Questioning

TwoButterfliesByKerry

© Kerry

It is common for us to question the truth of something we have not individually seen, known, realized, experienced, and/or felt. On the flip side, to the other extreme, we often place experts on pedestals, and assume that because those persons know a lot about a subject, then they know everything about it, which is not true because it is impossible to achieve that level. Nevertheless, we can respect what the person does know – we do it all the time, from science to religion to medicine. I’m pointing to this human tendency for questioning what someone else knows, for one reason in this moment and that is to ask: how many of us believe, in our deepest selves, that those persons referred to as mystics actually became one with the Divine? Do we believe their stories or do we think they were crazy, deluded, etc.?

A woman named Evelyn Underhill wrote, in 1911, of her own explorations into the world of the mystics and mysticism. We allow for the knowledge of so-called experts in many areas of life, from doctors to inventors, from adventurers who climb mountains to explorers of the Amazon, so why not also for those who dare to explore the invisible realm of Spirit? The single, most powerful difference between the preceding, however, is that all those other experts likely had companions who could confirm or deny their experiences, while mystics venture alone. Underhill said in her book:

“[Mystics] should claim from us the same attention that we give to other explorers of countries in which we are not competent to adventure ourselves; for the mystics are the pioneers of the spiritual world, and we have no right to deny validity to their discoveries, merely because we lack the opportunity or the courage necessary to those who would prosecute such explorations for themselves.”

Many if not most of us have experienced momentary glimpses of the beyond or brief ecstatic relationship with the Divine in one form or another; we’ve felt, perhaps, something that could lead us to relate to what a mystic saw or felt. At the same time, very few of us ever devote the majority of our time and lives to furthering this relationship, this union. So, why do we question the veracity of those few people’s experiences who do go that extra mile? Is it because “there is no trustworthy standard by which we can separate the ‘real’ from the ‘unreal’ aspects of phenomena”? Is it real or imagination or hallucination? How can we know? Underhill continues with thought-provoking ideas, that mirror some of what scientists are saying today, when she writes:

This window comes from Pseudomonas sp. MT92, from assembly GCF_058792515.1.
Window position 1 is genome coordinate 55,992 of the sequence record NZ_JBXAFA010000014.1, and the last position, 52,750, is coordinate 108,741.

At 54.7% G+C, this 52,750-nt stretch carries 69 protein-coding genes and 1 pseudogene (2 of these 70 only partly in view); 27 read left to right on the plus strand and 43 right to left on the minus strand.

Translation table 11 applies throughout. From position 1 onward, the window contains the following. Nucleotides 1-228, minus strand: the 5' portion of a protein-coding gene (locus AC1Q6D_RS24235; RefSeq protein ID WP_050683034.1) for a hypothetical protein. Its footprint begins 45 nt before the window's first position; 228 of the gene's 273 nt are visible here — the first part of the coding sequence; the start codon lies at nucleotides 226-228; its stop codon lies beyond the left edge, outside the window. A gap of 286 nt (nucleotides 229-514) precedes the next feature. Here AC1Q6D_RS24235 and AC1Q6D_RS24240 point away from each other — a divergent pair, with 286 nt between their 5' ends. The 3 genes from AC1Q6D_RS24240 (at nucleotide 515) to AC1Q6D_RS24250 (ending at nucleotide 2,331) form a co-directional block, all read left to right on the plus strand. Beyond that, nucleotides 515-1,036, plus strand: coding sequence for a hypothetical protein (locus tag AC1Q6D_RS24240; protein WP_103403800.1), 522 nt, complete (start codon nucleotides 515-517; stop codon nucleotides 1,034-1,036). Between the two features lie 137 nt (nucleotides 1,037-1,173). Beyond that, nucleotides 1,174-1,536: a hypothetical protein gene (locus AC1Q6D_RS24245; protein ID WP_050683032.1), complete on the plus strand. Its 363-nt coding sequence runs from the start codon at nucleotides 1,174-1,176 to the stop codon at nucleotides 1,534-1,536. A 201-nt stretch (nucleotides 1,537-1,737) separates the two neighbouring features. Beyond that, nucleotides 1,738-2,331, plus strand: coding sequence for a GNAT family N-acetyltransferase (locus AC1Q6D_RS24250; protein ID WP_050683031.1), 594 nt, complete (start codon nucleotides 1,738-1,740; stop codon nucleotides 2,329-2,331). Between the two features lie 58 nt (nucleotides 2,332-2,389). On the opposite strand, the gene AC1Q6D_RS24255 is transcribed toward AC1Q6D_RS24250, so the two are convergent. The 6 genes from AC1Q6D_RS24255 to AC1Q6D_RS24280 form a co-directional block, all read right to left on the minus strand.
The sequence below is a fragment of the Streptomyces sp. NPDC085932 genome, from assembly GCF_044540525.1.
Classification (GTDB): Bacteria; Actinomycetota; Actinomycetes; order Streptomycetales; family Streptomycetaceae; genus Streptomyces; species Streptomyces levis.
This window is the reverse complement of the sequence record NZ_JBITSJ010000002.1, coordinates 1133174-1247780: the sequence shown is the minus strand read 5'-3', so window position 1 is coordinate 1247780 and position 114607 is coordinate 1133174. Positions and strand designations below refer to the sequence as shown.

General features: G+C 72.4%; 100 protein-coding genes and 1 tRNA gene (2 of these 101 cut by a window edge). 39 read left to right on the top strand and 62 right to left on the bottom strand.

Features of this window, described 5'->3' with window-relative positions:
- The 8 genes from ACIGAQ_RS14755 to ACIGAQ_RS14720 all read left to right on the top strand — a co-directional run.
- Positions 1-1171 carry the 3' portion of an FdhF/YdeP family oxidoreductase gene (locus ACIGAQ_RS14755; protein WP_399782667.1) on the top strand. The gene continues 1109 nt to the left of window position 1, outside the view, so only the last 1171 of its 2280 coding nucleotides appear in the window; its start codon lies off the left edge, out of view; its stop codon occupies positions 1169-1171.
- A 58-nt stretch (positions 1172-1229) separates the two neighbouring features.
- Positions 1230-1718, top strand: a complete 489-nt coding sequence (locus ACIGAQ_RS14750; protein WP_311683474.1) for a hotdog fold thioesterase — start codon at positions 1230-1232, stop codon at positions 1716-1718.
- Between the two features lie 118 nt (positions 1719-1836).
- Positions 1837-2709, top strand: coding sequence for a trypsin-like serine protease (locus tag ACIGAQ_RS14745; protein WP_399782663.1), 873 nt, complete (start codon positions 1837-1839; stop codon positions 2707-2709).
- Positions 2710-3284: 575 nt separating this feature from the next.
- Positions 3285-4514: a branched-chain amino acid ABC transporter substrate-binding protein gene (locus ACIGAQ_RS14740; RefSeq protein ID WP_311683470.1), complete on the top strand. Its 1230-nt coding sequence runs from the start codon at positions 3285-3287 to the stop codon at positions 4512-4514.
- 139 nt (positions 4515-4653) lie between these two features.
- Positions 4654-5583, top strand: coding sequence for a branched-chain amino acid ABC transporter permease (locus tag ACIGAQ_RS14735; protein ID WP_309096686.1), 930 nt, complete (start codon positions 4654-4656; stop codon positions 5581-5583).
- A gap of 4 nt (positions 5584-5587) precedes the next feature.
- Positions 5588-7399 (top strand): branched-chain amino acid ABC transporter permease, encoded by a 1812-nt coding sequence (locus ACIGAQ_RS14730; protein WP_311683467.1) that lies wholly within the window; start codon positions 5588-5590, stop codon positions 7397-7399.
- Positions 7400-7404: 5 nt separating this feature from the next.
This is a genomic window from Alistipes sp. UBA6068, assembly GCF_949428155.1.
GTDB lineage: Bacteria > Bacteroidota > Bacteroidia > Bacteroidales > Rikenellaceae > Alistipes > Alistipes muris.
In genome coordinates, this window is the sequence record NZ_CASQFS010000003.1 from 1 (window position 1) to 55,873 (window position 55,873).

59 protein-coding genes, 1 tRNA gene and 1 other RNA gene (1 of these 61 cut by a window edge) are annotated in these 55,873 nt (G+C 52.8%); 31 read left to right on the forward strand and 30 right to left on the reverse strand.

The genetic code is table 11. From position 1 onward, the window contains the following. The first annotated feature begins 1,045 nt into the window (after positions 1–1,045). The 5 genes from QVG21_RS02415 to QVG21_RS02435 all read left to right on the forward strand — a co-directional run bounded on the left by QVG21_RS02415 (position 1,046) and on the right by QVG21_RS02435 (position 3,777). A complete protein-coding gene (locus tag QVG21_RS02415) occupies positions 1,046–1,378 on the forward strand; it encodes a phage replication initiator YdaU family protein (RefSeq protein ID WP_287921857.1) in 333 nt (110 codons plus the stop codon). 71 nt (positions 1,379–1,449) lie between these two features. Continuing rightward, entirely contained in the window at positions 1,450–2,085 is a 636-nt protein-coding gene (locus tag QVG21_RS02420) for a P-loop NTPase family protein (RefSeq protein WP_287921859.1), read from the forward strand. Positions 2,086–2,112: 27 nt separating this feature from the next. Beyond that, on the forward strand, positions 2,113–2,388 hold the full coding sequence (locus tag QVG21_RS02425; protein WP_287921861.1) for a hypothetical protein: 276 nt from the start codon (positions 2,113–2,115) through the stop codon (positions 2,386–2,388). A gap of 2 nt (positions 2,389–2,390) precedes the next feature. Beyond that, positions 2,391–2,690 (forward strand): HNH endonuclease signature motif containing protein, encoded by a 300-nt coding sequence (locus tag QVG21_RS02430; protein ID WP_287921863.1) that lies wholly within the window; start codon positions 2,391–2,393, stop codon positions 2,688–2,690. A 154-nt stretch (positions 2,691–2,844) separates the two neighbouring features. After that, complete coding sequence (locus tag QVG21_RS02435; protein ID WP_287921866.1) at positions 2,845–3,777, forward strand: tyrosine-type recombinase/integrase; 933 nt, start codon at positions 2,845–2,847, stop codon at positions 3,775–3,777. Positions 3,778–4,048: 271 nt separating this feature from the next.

“We have no reason to suppose that matter, space, and time are necessarily parts of reality; of the ultimate Idea. Probability points rather to their being the pencil and paper with which we sketch it.”

As I get older, my mind becomes more flexible, allowing for greater possibility of all that I don’t know and may never fully comprehend. I’m more than willing to give Mystics the benefit of the doubt, with the qualifier that they – as do we all – filter whatever they have perceived through the lens of the era and religious (or other) belief system in which they are existing. None of us can remove ourselves from the time, place, and culture in which we are situated during a particular event or on-going experience. Nevertheless, that doesn’t make the experience unreal.

Underhill’s book, Mysticism: A Study in the Nature and Development of Spiritual Consciousness, is complex and I don’t want to take anything away from her by making it appear that this subject can be simplified into several pithy quotes or remarks. My hope is that something here may stir the reader into explorations of their own, in some way, shape or form, that will lead to inner growth and greater manifestation of Love in the world.

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